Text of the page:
Financial Statements & Audit Prep, Mar. 7
KPMG and the United Way of Saskatoon & Area are presenting a breakfast seminar on Financial Statement Basics and Audit Preparation for Not-for-Profits on March 7. Contact Brianna Bergeron at 306.934.6263 for further information.

Below Zero, Regina, Mar. 15
Join the SOEEA for a snowy safari on a Below Zero workshop in Regina on March 15. Below Zero is an educational program designed to promote understanding of wildlife under winter conditions.


Take Action
We can make a difference. We just need to take action:

Use art to shape your message. Green Patriot Posters are inspired by WWII era propaganda. Contribute your own design or vote for your favorite.

Don't forget you can apply for an EcoFriendly Action Grant to support your project.

Thumbs Up
7 ways to help species at risk [infographic]

Mitigating oil and gas impacts on PFRA community pastures [fact sheet]

Community gardens and farmers markets do more than just provide food. They also build community and increase public safety

EcoSask News is a weekly round-up of local news and events. Email us if you have items you would like us to include. Additional upcoming events can be found on our Calendar.

You can follow EcoFriendly Sask by liking us on Facebook, following us on Twitter, or by email (top right corner).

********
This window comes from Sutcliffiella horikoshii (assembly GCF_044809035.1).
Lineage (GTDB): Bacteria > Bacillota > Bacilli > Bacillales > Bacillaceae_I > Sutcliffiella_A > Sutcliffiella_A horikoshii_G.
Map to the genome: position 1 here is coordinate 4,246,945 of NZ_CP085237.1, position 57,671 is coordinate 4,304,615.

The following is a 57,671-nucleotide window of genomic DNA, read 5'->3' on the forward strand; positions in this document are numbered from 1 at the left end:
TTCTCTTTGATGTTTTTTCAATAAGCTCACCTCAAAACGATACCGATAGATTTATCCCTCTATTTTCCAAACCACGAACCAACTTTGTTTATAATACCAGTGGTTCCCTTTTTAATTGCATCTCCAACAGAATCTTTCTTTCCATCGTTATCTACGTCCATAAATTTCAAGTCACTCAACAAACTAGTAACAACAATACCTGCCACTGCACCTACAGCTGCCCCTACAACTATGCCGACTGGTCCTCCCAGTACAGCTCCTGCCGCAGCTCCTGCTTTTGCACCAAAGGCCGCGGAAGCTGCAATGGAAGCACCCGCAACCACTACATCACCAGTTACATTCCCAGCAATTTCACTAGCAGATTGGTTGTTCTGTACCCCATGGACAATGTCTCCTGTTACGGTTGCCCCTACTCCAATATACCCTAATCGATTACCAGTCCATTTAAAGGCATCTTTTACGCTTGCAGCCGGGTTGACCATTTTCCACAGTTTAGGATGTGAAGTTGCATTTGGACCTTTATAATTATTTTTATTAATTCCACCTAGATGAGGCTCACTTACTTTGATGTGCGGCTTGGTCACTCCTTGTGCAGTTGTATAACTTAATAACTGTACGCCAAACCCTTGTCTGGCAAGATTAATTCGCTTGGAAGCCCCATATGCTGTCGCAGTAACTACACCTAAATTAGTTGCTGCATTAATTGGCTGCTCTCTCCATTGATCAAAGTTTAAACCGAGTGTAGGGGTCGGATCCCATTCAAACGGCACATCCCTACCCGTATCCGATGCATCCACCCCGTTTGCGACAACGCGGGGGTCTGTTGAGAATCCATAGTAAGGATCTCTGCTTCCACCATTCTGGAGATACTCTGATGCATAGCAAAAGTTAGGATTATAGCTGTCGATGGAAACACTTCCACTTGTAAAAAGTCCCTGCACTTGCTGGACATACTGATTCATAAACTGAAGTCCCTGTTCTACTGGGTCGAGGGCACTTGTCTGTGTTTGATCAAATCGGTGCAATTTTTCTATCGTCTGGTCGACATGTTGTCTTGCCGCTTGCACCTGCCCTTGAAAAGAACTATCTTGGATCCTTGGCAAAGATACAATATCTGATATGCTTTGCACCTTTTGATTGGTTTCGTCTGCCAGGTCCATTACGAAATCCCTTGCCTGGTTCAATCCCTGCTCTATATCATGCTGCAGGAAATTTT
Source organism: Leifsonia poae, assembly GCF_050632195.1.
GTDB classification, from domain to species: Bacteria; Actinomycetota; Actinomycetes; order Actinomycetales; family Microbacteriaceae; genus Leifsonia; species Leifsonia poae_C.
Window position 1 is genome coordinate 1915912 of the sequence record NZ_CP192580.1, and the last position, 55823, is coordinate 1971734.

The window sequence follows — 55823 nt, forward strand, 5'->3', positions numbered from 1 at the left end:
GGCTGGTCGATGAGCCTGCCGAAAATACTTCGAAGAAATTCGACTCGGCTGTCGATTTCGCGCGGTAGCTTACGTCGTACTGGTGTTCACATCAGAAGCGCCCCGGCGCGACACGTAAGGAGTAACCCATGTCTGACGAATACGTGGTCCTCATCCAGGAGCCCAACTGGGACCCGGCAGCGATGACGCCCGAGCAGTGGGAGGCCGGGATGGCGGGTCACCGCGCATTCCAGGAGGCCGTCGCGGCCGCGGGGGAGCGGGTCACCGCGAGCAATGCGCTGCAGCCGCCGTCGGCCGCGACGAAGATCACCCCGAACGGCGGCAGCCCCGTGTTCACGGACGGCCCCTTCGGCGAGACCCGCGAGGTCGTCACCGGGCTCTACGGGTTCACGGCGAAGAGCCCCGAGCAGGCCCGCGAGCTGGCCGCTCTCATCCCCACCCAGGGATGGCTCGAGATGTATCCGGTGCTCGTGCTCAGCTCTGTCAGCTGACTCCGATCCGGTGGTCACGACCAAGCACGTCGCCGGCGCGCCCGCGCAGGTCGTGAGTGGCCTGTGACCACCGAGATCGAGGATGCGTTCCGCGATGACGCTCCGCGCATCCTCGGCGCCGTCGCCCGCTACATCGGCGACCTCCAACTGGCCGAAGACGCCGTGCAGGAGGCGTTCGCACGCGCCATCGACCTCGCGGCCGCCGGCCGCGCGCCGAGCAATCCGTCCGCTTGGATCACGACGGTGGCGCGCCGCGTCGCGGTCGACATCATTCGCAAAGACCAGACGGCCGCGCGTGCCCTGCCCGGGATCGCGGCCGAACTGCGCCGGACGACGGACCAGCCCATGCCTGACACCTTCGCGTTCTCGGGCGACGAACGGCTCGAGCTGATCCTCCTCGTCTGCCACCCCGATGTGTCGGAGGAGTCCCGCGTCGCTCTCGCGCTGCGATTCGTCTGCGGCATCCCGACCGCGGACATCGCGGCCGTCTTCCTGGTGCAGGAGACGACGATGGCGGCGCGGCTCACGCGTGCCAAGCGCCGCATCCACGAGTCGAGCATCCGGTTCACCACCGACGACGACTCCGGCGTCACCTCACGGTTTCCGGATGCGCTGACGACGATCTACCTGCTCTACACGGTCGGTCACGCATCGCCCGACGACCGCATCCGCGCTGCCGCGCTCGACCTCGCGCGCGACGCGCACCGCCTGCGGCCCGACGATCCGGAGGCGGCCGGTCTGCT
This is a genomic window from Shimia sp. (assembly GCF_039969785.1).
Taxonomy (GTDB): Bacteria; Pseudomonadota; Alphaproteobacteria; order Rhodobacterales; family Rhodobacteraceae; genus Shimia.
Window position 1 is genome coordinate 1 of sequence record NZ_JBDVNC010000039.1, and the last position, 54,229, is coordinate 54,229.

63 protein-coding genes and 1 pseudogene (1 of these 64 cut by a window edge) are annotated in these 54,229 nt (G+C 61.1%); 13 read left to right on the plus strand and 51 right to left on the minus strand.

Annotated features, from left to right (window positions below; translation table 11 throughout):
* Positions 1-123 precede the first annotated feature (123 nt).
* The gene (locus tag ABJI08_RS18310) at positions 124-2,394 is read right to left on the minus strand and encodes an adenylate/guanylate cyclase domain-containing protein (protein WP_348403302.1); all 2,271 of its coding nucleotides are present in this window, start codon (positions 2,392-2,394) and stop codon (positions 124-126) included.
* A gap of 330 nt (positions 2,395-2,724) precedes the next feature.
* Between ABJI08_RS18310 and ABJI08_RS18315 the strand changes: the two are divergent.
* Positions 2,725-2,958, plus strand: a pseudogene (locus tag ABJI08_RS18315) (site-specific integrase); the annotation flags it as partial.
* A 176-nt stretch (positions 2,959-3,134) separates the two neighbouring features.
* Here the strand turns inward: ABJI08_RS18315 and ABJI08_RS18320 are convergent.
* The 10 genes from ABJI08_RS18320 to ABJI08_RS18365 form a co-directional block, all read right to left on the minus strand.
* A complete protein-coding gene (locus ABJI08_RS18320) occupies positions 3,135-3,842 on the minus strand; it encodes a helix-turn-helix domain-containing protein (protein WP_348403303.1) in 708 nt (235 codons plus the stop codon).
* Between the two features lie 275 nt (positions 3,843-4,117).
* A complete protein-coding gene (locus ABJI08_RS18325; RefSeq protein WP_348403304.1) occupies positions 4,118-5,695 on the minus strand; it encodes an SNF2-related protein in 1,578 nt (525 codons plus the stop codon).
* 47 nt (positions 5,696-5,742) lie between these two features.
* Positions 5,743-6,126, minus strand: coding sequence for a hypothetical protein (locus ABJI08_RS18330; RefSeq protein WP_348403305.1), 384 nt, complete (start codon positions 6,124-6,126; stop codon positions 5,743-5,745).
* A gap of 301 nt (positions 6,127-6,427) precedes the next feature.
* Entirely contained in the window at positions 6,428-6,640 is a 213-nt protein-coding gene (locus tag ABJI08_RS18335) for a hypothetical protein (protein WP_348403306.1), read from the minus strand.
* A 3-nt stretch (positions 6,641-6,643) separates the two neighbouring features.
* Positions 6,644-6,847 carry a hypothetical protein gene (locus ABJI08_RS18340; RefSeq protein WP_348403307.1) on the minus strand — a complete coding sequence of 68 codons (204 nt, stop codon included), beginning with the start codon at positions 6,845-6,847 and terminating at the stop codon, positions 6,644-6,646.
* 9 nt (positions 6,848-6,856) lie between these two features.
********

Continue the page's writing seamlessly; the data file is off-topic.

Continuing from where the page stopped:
Thursday, 6 February 2014

Impacts of Climate Change on the South Saskatchewan Watershed

The Outdoor School in Saskatoon, with support from EcoFriendly Sask and the Saskatchewan Environmental Society, went on a trip to Lake Louise to explore the question, “How will climate change affect the South Saskatchewan River system?”.

Students completing their first semester of grade 11 had researched the area's eco-region and watersheds, including glaciations, geography, biology, ecology, and wildlife management. The plan was to ski into a back country hut at Lake O'Hara and present their research there; however, avalanche conditions and road closures prevented that plan. Instead, students skied and snowshoed in the Lake Louise area, including the Tramline, Lake Agnes, and Moraine Lake trails.

Erin McVittie and Mitch Lowe (their teachers), along with Iain Phillips from the Saskatchewan Water Security Agency, taught and travelled with these engaged young people. Learning about our environment and how pollutants can both collect in high alpine areas and contaminate downstream watersheds, including Saskatoon, was a key area of learning.

The Outdoor School's mandate is to engage student in learning in the best place possible and, with the help of EcoFriendly Sask, students got to do just that. When students are immersed in outdoor learning, they are more passionate and inspired to make a difference in the world around them. Outdoor School aims to create environmental leaders for tomorrow and these young people can create change with the knowledge and passion that they have gained.

All in all, it was a successful trip, despite the weather.

Erin McVittie 
Saskatoon Public Schools

Tuesday, 4 February 2014

EcoSask News, February 4, 2014

prairies in winter

Lake Agassiz, Feb. 20